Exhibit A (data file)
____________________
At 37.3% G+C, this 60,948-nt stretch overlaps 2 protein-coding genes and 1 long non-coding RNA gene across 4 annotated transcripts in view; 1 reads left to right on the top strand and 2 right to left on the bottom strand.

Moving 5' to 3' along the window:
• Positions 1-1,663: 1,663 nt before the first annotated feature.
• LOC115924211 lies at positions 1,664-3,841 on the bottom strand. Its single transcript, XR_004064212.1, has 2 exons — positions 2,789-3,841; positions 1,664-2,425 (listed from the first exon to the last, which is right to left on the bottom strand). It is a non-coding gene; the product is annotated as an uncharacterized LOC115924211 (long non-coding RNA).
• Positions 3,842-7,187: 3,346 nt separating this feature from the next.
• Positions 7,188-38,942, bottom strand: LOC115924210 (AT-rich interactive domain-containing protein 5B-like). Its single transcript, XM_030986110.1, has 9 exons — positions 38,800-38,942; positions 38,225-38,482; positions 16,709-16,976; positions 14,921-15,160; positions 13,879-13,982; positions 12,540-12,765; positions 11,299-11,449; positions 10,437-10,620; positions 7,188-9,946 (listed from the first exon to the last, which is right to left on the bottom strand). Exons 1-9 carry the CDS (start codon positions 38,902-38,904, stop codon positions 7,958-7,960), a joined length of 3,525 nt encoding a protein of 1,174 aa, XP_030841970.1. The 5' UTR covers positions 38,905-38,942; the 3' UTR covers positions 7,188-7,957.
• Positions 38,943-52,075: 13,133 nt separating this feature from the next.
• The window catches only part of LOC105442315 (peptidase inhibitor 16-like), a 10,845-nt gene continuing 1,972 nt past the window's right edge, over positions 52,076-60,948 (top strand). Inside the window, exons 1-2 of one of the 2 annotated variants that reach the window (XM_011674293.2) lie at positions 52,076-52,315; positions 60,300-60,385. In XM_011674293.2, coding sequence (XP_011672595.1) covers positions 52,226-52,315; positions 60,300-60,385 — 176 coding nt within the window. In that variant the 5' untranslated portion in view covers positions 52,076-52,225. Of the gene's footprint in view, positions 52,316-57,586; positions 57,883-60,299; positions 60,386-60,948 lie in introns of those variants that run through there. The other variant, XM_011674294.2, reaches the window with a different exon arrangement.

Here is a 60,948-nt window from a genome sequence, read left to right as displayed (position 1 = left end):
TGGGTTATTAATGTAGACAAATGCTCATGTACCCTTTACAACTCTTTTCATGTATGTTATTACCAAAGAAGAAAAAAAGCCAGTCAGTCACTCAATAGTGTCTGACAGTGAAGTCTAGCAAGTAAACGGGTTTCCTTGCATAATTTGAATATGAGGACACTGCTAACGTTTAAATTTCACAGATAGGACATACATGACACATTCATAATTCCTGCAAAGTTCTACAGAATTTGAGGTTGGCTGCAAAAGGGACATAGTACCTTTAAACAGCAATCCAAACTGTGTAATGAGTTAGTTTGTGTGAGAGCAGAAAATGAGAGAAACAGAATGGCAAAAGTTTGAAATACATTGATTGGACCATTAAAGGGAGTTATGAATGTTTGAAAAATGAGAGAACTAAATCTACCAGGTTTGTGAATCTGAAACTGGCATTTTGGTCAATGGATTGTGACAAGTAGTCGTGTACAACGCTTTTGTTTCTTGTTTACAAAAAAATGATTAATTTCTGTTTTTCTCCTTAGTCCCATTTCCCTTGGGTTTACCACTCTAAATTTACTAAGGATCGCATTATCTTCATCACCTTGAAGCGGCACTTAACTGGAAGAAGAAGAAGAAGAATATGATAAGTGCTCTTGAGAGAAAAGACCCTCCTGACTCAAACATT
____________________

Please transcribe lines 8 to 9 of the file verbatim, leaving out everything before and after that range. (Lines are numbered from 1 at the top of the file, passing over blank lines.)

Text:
• The window catches only part of LOC105442315 (peptidase inhibitor 16-like), a 10,845-nt gene continuing 1,972 nt past the window's right edge, over positions 52,076-60,948 (top strand). Inside the window, exons 1-2 of one of the 2 annotated variants that reach the window (XM_011674293.2) lie at positions 52,076-52,315; positions 60,300-60,385. In XM_011674293.2, coding sequence (XP_011672595.1) covers positions 52,226-52,315; positions 60,300-60,385 — 176 coding nt within the window. In that variant the 5' untranslated portion in view covers positions 52,076-52,225. Of the gene's footprint in view, positions 52,316-57,586; positions 57,883-60,299; positions 60,386-60,948 lie in introns of those variants that run through there. The other variant, XM_011674294.2, reaches the window with a different exon arrangement.

Here is a 60,948-nt window from a genome sequence, read left to right as displayed (position 1 = left end):